DOE offers up $35M for new tech that can cut methane emissions

an unconventional oil and gas drilling rig sits in a green field in eastern Ohio

WASHINGTON, D.C. — The U.S. Department of Energy is offering up to $35 million to develop technologies to reduce methane emissions in the oil, gas and coal industries.

The new Advanced Research Projects Agency-Energy, ARPA-E, program will support projects that can be replicated easily and commercialized quickly to cut methane accumulation in the atmosphere and mitigate the effects of climate change.

“Methane is the second-largest source of greenhouse gases, many times more potent than carbon dioxide—that’s why it’s crucial we develop solutions to decrease these emissions at their source,” said Secretary of Energy Jennifer M. Granholm, in a statement. “The REMEDY program will help us support the Biden Administration’s mission to tackle climate change head-on, create good-paying jobs, and deliver cleaner, fresher air for American communities.”

REMEDY stands for Reducing Emissions of Methane Every Day of the Year. Methane is a greenhouse gas that is emitted during the production, processing and across the value chain of natural gas, coal, and crude oil. 

Recent U.S. Energy Information Administration data estimates show that methane makes up nearly 10% of all greenhouse gas emissions every year, with the energy sector being one of the largest sources of U.S. methane emissions.

ARPA-E’s REMEDY program, will specifically address three target methane production sources in the oil, gas and coal value chain:

  • Exhaust from natural gas-fired lean-burn engines used to drive compressors, generate electricity and increasingly repower ships;
  • Flares required for safe operation of oil and gas facilities; and
  • Coal mine ventilation air methane exhausted from operating underground mines.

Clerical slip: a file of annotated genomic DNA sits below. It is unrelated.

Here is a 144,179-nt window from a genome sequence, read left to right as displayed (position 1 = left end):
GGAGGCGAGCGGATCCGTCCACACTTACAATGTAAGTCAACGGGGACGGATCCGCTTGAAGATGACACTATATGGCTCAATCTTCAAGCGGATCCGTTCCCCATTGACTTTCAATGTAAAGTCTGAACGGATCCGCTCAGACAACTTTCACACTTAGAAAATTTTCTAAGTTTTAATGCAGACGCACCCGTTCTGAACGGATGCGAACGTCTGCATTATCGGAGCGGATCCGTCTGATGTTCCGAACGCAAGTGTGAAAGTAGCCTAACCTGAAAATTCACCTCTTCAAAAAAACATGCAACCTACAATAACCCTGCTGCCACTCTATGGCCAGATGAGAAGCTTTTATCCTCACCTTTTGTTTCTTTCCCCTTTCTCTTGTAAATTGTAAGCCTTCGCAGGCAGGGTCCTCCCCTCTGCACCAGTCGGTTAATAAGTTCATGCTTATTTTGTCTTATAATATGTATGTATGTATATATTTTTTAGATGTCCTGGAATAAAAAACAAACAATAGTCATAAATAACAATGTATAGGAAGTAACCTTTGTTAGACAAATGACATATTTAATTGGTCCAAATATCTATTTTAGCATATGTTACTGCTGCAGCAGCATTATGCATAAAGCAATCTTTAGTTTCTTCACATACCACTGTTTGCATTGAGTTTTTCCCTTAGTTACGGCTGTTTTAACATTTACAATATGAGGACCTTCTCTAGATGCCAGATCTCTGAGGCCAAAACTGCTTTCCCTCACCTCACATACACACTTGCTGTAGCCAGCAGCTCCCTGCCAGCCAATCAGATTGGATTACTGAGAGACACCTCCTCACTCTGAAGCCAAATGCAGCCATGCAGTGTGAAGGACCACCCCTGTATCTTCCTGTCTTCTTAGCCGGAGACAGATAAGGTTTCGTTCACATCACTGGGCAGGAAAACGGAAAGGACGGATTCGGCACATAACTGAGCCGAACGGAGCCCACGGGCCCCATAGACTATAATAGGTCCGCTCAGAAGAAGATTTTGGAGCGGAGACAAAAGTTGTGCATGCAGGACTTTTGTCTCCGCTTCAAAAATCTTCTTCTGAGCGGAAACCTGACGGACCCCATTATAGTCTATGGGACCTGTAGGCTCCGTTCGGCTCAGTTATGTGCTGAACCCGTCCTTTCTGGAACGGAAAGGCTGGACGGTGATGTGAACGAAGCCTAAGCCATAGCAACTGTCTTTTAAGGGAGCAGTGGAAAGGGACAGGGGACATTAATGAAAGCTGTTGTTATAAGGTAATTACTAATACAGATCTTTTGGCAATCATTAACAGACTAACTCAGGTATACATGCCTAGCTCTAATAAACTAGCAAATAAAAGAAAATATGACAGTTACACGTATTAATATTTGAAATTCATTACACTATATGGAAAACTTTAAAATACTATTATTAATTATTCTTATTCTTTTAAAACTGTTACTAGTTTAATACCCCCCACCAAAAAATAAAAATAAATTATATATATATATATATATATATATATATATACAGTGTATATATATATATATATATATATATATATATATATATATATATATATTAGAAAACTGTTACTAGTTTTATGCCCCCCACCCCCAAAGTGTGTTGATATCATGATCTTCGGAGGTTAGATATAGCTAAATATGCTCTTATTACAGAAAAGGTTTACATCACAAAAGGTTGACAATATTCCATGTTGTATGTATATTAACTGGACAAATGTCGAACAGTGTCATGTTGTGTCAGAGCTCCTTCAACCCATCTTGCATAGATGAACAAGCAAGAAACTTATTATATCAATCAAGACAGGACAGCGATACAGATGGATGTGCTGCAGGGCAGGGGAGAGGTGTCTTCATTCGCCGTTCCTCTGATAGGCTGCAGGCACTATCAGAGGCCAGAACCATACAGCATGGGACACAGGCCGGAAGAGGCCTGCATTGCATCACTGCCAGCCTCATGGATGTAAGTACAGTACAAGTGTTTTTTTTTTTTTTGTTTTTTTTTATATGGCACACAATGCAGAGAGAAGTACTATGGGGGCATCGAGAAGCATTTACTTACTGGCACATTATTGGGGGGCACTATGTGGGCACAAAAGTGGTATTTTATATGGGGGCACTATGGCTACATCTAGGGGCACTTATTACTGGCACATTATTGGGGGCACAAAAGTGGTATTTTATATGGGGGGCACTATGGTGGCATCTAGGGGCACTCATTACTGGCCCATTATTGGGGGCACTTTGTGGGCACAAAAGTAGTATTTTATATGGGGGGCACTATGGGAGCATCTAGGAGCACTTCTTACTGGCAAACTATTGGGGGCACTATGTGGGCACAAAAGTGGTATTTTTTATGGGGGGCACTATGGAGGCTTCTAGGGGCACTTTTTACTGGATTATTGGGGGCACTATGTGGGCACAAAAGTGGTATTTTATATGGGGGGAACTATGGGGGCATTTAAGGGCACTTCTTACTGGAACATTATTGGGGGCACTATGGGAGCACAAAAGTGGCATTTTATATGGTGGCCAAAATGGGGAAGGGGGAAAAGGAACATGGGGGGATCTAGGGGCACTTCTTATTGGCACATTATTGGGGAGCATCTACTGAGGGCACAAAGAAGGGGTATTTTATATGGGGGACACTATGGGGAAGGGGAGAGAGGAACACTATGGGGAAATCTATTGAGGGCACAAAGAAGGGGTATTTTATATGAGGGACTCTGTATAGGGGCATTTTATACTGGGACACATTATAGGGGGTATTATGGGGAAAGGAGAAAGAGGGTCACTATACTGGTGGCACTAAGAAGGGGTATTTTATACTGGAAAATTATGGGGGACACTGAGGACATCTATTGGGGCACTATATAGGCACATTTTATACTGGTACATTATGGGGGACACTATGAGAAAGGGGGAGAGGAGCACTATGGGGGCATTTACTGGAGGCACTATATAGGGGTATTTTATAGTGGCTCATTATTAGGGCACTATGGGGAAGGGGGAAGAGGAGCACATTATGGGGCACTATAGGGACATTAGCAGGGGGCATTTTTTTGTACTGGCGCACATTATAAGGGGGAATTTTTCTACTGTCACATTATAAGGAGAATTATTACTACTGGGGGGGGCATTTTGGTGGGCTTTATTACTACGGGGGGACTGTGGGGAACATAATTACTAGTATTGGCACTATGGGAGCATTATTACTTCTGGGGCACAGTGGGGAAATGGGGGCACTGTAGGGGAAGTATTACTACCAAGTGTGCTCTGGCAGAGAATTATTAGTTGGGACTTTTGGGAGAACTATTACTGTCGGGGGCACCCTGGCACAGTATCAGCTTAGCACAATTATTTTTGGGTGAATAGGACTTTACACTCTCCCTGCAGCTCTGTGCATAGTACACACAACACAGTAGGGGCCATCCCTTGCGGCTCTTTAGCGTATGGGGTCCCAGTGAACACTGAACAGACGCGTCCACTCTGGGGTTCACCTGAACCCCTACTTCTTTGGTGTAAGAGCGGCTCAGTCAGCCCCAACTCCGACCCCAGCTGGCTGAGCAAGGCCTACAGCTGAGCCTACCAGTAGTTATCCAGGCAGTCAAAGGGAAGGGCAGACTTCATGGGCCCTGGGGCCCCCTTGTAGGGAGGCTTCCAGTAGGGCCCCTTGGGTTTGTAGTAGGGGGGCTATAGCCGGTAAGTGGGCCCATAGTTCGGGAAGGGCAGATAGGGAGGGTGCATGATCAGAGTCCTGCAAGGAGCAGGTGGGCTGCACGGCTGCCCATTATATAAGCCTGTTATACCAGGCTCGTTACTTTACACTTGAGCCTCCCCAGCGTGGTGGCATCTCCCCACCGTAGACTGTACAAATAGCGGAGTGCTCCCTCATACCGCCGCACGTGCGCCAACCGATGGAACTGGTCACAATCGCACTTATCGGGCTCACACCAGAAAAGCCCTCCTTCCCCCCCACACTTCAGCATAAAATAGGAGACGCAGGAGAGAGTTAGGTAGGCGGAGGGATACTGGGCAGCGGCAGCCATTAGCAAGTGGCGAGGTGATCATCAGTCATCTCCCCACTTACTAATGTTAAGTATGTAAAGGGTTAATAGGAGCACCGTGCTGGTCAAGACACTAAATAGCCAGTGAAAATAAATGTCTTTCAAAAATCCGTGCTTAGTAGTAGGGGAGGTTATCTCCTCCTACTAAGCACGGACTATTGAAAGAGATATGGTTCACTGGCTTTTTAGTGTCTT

REMEDY seeks to directly address the more than 50,000 engines, 300,000 flares and 250 mine shafts that are producing methane emissions.

“We don’t have to choose between climate, jobs, energy and security if we can invent the best greenhouse gas-reducing technologies,” said U.S. Rep. Conor Lamb, D-Pennsylvania, in a statement. “Methane reduction is a critical priority for shale regions like western Pennsylvania and will be a strategic advantage for the United States.”

According to the DOE, successful REMEDY proposals will develop highly-replicable technologies that work to decrease methane emissions across the oil, gas and coal energy generation industries, and directly address challenges related to commercialization of the technologies themselves. 

REMEDY funding will be spread across two phases of the program over three years. Phase 1 focuses on confirming the operability of technical proposals, approaches and system components. Following a down-select, Phase 2 teams will confirm performance in a limited field test or in larger, extended-lab-scale test environments. ARPA-E encourages diverse teams to apply for this funding, including those with manufacturing and operations expertise.

Find more information on the REMEDY funding opportunity here. Details on how to apply can be found on ARPA-E eXCHANGE.


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